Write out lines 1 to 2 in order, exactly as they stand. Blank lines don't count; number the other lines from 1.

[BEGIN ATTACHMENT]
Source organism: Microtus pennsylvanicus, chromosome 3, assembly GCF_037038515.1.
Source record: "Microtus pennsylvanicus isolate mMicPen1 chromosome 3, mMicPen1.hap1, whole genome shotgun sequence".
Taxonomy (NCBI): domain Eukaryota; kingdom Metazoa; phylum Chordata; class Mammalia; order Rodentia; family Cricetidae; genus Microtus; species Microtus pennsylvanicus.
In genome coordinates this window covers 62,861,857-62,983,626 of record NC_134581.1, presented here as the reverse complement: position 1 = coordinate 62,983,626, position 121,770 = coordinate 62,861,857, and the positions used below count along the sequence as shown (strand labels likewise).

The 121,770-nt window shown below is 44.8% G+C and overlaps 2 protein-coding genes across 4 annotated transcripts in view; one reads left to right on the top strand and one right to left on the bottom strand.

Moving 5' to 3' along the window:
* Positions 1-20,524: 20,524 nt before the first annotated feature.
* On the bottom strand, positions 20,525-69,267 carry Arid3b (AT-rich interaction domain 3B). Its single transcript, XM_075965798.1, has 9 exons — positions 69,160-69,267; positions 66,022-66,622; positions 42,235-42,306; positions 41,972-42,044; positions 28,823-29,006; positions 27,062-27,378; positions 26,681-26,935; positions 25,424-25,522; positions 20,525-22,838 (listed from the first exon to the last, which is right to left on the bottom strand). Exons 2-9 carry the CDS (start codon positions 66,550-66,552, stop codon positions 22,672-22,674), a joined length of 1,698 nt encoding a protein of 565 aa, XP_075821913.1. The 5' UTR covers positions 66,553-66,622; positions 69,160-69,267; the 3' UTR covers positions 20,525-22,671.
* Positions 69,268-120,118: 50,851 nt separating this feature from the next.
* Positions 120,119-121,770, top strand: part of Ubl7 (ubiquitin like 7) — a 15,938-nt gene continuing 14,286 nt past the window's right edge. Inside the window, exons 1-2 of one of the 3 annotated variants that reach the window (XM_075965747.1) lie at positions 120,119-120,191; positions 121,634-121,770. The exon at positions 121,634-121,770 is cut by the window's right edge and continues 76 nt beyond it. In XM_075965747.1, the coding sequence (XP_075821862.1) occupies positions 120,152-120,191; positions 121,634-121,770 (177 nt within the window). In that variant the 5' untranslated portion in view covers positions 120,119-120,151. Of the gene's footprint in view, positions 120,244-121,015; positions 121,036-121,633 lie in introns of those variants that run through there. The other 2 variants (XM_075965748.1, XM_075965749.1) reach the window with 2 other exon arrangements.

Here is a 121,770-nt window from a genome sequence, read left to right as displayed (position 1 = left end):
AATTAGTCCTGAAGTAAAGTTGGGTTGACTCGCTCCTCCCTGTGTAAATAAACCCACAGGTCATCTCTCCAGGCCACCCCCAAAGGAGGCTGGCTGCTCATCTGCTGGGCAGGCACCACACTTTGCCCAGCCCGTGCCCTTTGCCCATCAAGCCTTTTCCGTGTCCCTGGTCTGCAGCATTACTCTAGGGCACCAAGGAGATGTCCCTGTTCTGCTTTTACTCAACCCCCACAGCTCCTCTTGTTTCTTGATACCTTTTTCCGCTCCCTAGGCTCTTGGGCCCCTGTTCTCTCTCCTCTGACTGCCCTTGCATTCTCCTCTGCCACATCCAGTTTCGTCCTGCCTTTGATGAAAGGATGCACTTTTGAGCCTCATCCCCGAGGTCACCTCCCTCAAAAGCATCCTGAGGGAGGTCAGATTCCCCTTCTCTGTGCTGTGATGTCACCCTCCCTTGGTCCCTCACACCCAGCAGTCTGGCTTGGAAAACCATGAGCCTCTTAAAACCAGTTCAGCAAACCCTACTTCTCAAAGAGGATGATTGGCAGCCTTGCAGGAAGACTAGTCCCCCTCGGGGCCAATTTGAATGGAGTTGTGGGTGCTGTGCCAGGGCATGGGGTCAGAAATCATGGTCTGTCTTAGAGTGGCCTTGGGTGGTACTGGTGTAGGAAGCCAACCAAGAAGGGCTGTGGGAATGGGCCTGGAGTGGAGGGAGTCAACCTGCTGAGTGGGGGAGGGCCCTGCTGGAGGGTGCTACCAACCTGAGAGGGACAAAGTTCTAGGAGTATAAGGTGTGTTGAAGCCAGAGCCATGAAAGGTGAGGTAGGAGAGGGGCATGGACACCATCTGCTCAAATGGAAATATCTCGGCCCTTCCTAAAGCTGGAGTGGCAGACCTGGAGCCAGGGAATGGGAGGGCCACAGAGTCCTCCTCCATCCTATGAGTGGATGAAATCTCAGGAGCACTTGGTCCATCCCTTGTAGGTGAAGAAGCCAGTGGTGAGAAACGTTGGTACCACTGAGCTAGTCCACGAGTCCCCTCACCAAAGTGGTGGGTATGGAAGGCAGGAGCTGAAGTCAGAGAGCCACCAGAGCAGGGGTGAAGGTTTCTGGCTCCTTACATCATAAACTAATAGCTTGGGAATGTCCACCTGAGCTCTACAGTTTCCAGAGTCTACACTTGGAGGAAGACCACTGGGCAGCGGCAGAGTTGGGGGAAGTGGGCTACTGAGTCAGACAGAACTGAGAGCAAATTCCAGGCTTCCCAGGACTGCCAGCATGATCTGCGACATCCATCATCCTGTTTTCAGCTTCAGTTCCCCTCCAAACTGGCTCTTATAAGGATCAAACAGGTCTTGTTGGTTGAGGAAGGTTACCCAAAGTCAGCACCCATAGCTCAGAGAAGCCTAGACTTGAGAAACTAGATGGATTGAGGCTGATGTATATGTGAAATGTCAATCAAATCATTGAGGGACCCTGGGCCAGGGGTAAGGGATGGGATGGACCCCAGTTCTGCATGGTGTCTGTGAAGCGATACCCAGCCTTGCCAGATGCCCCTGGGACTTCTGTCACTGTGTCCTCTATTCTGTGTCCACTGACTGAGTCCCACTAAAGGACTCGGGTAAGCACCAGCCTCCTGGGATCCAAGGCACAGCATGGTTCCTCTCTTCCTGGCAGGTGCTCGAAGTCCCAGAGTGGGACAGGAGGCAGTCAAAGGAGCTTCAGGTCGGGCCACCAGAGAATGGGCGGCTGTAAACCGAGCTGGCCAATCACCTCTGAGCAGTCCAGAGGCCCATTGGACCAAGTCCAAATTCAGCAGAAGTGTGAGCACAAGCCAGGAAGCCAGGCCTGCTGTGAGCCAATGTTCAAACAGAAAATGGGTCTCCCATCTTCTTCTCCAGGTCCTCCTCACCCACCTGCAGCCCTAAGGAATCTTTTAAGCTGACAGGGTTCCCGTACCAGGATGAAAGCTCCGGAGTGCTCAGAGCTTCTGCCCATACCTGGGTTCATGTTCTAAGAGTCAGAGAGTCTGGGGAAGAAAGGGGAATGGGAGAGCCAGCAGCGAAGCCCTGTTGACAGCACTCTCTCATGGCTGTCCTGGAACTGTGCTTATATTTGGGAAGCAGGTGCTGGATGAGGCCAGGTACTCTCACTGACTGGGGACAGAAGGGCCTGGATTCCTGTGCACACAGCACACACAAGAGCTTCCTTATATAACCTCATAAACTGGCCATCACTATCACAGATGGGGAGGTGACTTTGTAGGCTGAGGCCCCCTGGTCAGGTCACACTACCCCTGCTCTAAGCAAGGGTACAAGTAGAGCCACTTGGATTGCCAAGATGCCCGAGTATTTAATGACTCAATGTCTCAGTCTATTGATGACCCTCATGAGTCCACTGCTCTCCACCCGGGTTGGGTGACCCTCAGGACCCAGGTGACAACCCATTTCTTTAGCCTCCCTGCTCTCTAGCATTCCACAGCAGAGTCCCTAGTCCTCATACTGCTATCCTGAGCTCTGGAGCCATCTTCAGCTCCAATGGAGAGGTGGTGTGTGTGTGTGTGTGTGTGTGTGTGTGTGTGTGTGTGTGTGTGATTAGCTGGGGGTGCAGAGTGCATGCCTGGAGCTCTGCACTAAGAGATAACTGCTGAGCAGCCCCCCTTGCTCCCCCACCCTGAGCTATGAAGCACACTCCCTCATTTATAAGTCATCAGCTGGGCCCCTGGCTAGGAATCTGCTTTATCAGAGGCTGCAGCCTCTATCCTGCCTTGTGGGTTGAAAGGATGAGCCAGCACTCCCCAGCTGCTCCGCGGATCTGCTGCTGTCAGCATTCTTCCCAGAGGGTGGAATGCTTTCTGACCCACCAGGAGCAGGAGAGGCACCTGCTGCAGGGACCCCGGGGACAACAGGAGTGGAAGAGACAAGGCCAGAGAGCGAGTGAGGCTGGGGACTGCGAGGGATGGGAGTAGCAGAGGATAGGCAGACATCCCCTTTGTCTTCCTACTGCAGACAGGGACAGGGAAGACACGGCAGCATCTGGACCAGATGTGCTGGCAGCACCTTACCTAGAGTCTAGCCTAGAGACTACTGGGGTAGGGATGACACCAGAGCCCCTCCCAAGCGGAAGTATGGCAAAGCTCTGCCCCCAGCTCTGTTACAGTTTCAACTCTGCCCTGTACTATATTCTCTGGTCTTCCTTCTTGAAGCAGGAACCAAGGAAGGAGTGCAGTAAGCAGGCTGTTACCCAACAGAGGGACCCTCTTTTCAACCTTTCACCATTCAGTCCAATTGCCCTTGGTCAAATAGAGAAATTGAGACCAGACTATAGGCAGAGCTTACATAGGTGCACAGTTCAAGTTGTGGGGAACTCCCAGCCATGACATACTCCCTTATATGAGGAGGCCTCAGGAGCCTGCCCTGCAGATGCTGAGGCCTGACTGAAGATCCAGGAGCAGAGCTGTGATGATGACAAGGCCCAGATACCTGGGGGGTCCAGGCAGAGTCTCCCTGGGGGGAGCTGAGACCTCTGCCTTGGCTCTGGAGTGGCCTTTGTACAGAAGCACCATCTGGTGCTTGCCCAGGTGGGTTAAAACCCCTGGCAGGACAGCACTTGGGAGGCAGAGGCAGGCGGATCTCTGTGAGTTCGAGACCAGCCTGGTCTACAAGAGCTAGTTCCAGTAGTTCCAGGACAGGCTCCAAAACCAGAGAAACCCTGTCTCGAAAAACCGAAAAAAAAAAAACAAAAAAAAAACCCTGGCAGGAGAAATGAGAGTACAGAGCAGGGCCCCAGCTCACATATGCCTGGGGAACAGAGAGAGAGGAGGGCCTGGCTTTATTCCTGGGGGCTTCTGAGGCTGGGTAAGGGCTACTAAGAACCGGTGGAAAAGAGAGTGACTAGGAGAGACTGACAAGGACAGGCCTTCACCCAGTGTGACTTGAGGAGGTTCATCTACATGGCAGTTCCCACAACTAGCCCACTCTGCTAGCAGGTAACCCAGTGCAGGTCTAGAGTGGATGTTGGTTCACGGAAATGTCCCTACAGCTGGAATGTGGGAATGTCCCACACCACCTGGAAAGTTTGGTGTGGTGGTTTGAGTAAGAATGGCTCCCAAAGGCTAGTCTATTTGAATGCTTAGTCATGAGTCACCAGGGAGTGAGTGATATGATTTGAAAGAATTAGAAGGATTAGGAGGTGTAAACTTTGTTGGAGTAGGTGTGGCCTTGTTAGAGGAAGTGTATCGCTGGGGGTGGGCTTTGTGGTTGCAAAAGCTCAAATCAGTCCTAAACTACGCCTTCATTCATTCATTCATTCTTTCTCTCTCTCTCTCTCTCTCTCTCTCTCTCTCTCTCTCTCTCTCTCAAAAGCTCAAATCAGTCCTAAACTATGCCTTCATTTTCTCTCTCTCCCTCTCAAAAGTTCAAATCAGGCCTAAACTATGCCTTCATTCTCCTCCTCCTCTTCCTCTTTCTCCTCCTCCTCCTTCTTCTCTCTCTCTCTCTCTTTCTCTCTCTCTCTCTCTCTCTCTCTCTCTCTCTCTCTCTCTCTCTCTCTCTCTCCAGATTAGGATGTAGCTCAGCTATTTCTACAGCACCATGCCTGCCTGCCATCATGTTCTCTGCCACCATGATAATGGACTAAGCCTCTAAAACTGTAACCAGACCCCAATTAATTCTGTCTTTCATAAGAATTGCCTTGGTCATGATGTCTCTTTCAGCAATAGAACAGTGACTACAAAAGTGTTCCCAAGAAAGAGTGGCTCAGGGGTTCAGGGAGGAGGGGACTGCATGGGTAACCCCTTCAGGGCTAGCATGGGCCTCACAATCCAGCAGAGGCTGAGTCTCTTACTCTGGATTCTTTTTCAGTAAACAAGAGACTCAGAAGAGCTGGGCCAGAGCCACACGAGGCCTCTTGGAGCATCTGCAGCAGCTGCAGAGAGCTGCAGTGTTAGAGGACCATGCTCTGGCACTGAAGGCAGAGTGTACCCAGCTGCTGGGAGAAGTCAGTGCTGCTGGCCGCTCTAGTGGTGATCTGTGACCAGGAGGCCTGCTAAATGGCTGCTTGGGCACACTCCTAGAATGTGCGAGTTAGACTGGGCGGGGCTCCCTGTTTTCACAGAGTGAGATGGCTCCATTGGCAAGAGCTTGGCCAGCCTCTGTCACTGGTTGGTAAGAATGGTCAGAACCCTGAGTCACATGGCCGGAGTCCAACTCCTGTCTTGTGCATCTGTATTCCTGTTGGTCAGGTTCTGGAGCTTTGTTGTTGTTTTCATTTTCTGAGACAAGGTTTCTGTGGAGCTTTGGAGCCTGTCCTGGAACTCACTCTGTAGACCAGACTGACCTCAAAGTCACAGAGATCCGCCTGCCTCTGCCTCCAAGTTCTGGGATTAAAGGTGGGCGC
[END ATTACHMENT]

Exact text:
Source organism: Microtus pennsylvanicus, chromosome 3, assembly GCF_037038515.1.
Source record: "Microtus pennsylvanicus isolate mMicPen1 chromosome 3, mMicPen1.hap1, whole genome shotgun sequence".